How you invest your money should be closely aligned with your lifetime goals.
We can all agree with that statement, but we can’t always pull it off. When investing, it is simply too easy to get sucked into the hype of trying to outperform the markets.
There are a few reasons for this:
1) Prudent long-term investing can be boring
The rates of return we see from indexes such as the FTSE 100 or the S&P 500 in newspaper charts and on TV, all assume a ‘buy and hold’ approach. In other words, those quoted figures assume you buy into the index on the 1st and keep it until the 31st of the period in question, for five or ten or 20 or 30 years.
However, all around you, are friends, family, magazines, TV shows, websites, newspapers and more… all telling you:
“You can outperform!”
“This time it will be different!”
“You don’t have to save all that money if you get the portfolio to work harder for you!”
“There are much better strategies than asset allocation, diversification and rebalancing!”
“You should be trying to beat the market, to select the stocks or funds with the highest return, to time your entrances and exits from markets, to move from asset classes and sectors of the market in a very active way!”
Nonsense, I say.
Or, as Nick Murray (author of Simple Wealth, Inevitable Wealth), more eloquently puts it:
“This is madness, but it’s a very seductive kind of madness. The critical issue is that ‘outperformance’ isn’t a financial goal. An income you don’t outlive in a three-decade retirement full of dignity and independence, that’s a financial goal.”
2) The news gives us overly simplistic information
Our clients have globally-diversified portfolios, owning different types of bond funds, large, small and international stock funds, commercial real estate, and cash.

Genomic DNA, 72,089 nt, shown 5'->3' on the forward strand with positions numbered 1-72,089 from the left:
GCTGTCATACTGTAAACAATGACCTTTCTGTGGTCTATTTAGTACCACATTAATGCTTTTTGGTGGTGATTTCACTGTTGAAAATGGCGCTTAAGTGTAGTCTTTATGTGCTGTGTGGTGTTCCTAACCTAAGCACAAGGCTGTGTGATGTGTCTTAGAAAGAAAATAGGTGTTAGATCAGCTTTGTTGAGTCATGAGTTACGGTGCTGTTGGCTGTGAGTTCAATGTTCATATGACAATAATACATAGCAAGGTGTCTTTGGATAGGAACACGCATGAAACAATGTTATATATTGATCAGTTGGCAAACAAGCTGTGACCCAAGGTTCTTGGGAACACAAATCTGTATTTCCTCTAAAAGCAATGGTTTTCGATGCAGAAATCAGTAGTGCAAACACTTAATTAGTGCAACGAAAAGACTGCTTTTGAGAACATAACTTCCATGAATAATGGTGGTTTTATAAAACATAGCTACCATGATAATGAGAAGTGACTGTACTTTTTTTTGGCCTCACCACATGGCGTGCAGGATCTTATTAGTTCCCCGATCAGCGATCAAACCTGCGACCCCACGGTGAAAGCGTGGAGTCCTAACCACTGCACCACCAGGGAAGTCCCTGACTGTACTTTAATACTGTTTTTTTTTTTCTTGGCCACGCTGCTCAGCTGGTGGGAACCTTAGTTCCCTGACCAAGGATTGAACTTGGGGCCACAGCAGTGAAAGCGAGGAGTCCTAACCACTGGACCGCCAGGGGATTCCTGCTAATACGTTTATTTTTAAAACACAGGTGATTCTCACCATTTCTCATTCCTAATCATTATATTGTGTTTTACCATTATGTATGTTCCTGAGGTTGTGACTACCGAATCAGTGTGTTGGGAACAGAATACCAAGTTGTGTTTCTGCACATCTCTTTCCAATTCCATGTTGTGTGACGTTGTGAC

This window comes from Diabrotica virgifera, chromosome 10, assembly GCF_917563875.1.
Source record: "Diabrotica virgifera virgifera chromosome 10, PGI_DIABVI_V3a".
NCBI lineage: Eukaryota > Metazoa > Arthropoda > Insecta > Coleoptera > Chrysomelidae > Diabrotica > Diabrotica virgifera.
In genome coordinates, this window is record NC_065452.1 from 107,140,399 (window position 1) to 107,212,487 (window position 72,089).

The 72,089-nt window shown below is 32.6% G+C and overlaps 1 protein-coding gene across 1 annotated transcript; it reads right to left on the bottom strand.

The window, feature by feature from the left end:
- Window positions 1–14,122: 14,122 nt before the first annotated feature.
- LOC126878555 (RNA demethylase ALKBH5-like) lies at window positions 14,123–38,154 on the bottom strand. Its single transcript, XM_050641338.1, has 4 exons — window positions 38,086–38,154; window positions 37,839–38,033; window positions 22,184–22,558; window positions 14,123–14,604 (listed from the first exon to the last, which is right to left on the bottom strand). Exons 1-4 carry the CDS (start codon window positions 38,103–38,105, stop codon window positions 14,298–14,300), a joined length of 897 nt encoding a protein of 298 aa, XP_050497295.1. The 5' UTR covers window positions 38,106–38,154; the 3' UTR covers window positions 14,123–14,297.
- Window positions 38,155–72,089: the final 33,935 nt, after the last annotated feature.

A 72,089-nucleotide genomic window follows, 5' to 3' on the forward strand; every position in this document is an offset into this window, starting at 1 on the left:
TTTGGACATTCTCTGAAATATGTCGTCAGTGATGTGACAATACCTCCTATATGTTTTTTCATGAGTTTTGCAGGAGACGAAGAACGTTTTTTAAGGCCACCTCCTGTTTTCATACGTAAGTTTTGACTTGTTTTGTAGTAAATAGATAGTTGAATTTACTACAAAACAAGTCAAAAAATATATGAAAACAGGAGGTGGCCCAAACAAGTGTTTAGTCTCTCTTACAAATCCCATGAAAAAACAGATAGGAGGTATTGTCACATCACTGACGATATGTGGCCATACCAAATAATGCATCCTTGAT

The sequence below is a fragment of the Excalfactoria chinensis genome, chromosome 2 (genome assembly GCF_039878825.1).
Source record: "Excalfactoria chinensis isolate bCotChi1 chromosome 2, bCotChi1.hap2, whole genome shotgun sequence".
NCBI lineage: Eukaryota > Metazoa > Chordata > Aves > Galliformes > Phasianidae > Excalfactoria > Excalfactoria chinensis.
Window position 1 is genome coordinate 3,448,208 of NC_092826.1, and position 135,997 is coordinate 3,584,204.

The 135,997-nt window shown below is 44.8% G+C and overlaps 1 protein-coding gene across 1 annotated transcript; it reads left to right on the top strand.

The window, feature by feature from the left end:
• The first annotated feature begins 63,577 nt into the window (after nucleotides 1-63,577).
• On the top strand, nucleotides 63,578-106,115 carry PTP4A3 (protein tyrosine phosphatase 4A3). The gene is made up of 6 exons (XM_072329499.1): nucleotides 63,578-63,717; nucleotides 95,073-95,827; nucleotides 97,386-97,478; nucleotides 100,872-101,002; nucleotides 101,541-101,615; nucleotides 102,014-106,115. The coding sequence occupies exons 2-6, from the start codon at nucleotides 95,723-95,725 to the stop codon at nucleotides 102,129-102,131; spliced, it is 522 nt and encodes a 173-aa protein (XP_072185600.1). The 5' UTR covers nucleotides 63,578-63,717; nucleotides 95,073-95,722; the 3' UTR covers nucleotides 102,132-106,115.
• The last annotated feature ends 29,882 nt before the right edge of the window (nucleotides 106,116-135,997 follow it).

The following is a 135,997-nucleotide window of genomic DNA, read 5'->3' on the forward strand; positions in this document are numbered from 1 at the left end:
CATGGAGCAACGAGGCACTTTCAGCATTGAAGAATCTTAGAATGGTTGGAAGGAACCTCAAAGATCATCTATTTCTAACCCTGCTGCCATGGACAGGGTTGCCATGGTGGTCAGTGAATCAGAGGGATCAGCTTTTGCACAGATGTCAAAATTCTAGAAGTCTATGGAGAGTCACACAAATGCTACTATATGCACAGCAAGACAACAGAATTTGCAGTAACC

But on the daily news, the financial media usually only reports on the performance of a couple of indexes, maybe the FTSE 100 and the S&P 500. Investors naturally want to compare their portfolio performance to others and to what they hear on the news.
And yet, even though we understand this point intellectually, we can still get caught up in the whirlpool of trying to outperform the markets and say, “Why didn’t my portfolio earn as much as the FTSE 100 did?” The more accurate comparison would be to look at just the large company UK stock portion of the portfolio and compare that to the FTSE 100.
Finding the right balance between spending and saving will give you more confidence about your financial plan than chasing investment returns, and it is also more within your control.
So, rather than being sucked into this whirlpool of noise around outperformance, turn your attention to the really important benchmark: are you on track to achieve (and maintain) the lifestyle you want in retirement?
Full Disclosure: Nothing on this site should ever be considered to be advice, research or an invitation to buy or sell any financial products.